Unfortunately, errors in relative offsets of 0."02 (0.2 WF pixels, or 0.4 PC pixels), are not at all uncommon when using HST (the most likely cause of the errors is at present believed to be the variable thermal distortion of the telescope structure). As a result one cannot be assured that one will obtain an optimal dither pattern. In practice, then, the more dither positions, the better to assure that the full set well samples the sub-pixel phase space.

Associated costs of dithering:

Dithering requires a noticeable amount of spacecraft overhead. Even when using the optimized "dither" special requirements for scheduling dithers (these are discussed in more detail in another section), each dither position will typically add a couple of minutes of overhead to the total observing plan. In addition, processing dithered data is substantially more demanding than processing undithered data, both in computer and human resources. This is particularly true if the user attempts to remove cosmic rays from the dithered data as a whole, rather than removing them at each dither position before attempting to combine the dithered data.

Use of the Dither-type optional parameter (see Phase II Proposal Instructions) invokes spatial-scans with HST which precludes use of other instruments in parallel. We request that for individual exposures longer than 1000 seconds for which the extra overhead would be minimal, that POS TARGS be used to generate the dithers; this will allow for better utilization of the full HST resource by enabling parallel science.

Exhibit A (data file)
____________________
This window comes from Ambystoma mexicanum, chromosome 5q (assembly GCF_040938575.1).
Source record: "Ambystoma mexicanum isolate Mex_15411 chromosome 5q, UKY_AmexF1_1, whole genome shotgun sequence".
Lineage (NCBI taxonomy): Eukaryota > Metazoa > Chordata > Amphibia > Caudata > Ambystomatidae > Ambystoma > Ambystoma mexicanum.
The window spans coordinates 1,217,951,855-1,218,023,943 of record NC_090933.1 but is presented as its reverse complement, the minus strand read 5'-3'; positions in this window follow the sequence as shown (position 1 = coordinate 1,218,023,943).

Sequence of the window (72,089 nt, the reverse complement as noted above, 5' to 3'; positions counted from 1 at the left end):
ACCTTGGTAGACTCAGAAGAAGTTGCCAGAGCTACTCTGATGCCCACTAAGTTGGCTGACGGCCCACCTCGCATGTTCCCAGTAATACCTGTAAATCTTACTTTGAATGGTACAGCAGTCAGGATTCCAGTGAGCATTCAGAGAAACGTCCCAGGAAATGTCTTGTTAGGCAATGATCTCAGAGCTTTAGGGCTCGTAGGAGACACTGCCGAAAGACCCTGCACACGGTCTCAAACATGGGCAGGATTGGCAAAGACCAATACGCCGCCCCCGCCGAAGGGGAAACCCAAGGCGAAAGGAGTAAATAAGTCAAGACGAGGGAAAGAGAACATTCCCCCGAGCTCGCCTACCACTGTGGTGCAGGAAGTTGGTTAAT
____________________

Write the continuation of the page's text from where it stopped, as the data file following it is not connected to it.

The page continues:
Combining dithered data that has been independently cleaned of cosmic rays:

If the dithers are particularly well-placed, one can simply interlace the pixels from the images on a finer grid. In practice, however, imperfect offsets, and the effect of the geometric distortion on offsets as small as one arcsecond, can make interlacing impossible.

Another simple linear technique for combining shifted images, descriptively named "shift-and-add", has been used for many years to combine dithered infrared data on a finer grid. In this method, the data are block replicated onto a finer grid, shifted into place, typically using only integer shifts, and added to the output image. However, it is difficult to use shift-and-add in the presence of missing data (e.g. from cosmic-rays) and geometric distortion. Furthermore, shift-and-add again convolves the image with the "fat" pixel, causing an additional loss of resolution.

In the presence of small shifts, where geometric distortion is not significant, one can use Richardson-Lucy Bayesian image restoration, which is incorporated in STSDAS through the task acoadd, written by Richard Hook and Leon Lucy. This non-linear image restoration method may already be familiar to observers, as it was a popular means of image restoration used in reducing WFPC1 images.

However, in addition to being unable to handle large dithers, the present implementation of this technique is limited by typical computing capabilities to combining either small regions of many images, or the entire image of only a few dithers. Furthermore, the present task cannot accommodate the changing shape of the PSF across the WFPC field of view, and Richardson-Lucy deconvolution, like all non-linear techniques, produces final images whose noise properties are difficult to quantify. In particular, this method of image restoration has a strong tendency to "clump" noise into the shape of the input PSF.